Wilhem Emile, who lives in the Matheux corridor, does not fit the typical revenue profile of the average farmer. With half a hectare of land, he reaches revenues of approximately 5,000 USD a year, exceeding the average farmer’s yield in the Cul de Sac with the same land size.
Wilhem’s success is not only due to his choice of crop, the plantain, but also his understanding of best practices to increase yields. In the corridor des Matheux, plantain production dominates, covering over 10,000 hectares of land. However, two main challenges impede the regions’ farmers from utilizing the full capacity of their land: pests and poor cultivation techniques.
Farmers were shown a new method of marking the field and system of planting double rows with which 2,395 plants can be produced rather than the traditional 1,333 plants/hectare. This represents an increase of 79 percent in yields or $10,000 USD more per hectare. Furthermore, farmers were also taught simple ways to prevent pest infestation which typically accounts for more than 20 percent in production loss. Finally, the training introduced replicable and low cost techniques of post harvest management, including limiting damage to fruits and improved stocking techniques.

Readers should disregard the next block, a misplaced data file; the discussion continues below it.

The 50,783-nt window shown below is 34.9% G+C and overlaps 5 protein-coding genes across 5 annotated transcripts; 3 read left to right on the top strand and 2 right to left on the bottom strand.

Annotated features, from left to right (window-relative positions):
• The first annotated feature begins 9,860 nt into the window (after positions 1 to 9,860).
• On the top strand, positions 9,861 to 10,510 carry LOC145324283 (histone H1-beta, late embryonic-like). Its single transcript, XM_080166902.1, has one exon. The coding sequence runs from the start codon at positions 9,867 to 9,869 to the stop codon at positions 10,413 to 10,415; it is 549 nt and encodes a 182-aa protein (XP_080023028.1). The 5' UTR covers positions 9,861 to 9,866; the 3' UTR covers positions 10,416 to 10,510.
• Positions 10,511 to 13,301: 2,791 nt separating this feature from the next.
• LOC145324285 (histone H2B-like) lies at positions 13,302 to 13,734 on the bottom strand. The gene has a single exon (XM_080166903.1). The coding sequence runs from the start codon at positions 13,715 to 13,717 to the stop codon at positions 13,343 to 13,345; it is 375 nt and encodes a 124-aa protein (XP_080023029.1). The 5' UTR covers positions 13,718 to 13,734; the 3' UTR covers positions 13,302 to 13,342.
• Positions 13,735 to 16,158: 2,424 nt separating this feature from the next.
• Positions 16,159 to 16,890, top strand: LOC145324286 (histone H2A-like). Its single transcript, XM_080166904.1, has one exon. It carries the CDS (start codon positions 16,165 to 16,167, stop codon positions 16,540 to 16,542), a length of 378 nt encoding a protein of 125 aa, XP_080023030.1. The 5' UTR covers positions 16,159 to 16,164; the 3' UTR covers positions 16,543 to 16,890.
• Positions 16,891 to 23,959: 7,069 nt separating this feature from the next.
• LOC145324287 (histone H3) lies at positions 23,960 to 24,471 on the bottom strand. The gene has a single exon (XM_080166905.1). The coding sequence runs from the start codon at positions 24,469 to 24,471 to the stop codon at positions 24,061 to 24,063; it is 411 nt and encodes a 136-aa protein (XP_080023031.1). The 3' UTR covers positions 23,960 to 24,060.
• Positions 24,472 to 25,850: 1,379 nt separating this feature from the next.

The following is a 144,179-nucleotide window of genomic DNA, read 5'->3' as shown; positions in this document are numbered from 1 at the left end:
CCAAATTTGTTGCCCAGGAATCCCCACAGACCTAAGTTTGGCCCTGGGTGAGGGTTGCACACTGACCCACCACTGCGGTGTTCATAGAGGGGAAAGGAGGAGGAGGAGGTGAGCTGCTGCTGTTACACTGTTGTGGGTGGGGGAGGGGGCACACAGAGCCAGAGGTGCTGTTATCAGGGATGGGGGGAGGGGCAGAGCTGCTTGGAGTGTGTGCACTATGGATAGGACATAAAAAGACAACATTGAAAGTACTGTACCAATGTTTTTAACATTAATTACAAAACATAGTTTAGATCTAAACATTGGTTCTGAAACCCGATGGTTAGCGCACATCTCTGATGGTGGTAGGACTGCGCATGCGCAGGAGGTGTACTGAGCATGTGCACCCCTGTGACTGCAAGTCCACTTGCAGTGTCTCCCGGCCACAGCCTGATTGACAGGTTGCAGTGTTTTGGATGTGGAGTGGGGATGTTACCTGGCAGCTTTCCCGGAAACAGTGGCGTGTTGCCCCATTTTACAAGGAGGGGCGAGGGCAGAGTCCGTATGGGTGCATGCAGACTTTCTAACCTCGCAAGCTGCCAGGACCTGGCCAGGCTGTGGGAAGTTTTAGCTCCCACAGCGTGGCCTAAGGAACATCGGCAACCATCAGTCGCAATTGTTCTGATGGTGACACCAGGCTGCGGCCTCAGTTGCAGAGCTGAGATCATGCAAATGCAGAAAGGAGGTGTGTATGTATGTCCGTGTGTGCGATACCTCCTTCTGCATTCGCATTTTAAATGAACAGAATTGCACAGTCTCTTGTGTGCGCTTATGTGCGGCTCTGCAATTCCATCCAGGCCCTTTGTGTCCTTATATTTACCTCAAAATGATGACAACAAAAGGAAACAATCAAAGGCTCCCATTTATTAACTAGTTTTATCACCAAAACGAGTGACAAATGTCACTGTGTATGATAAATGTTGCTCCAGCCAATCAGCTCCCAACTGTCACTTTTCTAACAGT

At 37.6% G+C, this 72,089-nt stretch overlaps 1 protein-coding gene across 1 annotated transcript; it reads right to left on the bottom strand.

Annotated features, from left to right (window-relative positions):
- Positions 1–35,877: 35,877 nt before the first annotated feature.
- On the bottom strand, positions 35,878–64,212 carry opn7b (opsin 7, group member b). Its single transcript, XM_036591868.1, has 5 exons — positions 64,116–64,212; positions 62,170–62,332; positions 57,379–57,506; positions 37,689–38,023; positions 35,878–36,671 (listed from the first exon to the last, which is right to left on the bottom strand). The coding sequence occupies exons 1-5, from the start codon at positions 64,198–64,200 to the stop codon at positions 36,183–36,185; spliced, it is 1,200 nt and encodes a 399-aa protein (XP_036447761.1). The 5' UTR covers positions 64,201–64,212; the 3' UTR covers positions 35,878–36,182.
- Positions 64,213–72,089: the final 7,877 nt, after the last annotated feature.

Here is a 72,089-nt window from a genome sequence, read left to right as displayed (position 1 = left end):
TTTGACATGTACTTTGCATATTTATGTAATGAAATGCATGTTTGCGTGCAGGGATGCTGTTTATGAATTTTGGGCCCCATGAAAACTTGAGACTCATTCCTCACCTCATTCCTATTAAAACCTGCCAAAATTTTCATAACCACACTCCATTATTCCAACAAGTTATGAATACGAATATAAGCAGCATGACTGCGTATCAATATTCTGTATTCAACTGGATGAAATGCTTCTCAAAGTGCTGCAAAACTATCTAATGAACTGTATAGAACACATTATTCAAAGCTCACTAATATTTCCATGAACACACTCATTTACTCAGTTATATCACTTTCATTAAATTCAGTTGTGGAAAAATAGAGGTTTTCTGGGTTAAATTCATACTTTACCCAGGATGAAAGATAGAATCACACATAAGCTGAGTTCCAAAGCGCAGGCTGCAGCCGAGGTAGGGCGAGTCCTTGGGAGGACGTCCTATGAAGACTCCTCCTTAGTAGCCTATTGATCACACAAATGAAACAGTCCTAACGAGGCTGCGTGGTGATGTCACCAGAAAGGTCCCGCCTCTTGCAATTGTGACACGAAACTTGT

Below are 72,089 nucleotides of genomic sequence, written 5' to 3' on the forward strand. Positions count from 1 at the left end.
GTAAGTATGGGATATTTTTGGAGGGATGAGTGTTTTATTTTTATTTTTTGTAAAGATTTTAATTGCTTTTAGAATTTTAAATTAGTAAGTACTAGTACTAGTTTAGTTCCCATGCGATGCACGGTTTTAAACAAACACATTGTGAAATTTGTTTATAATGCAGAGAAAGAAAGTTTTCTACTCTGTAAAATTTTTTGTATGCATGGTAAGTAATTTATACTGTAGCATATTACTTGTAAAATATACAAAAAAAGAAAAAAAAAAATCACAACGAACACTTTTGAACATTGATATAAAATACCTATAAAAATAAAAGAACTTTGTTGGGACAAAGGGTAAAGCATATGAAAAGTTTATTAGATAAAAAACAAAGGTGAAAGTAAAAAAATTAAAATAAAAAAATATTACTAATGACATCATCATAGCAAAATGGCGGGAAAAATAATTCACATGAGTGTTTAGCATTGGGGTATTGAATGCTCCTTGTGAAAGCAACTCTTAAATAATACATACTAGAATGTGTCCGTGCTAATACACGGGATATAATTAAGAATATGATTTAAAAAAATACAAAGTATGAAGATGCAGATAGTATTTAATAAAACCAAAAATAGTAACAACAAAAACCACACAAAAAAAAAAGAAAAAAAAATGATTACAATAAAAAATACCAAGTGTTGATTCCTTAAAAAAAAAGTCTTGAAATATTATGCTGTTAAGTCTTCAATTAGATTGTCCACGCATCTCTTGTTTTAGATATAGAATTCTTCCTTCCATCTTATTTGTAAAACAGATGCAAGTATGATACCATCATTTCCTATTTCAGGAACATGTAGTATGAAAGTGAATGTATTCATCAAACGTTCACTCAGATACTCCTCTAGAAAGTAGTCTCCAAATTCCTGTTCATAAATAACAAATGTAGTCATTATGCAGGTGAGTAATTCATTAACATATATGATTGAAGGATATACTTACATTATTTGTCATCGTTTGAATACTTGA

Wilhem spoke on behalf of peers when he explained, “I learned [it is] easy to replicate techniques that will help me increase my revenues, without the need to acquire more land,” also emphasizing the low level of investment needed. As the president of a small farmer association in the locality of Montrouis, Wilhem is already demonstrating these recently-acquired techniques in his plot. With farmers like Wilhem sharing their knowledge and replicating lessons learned from the training, the WINNER project expects an estimated 80 million dollar revenue increase in the plantain value chain.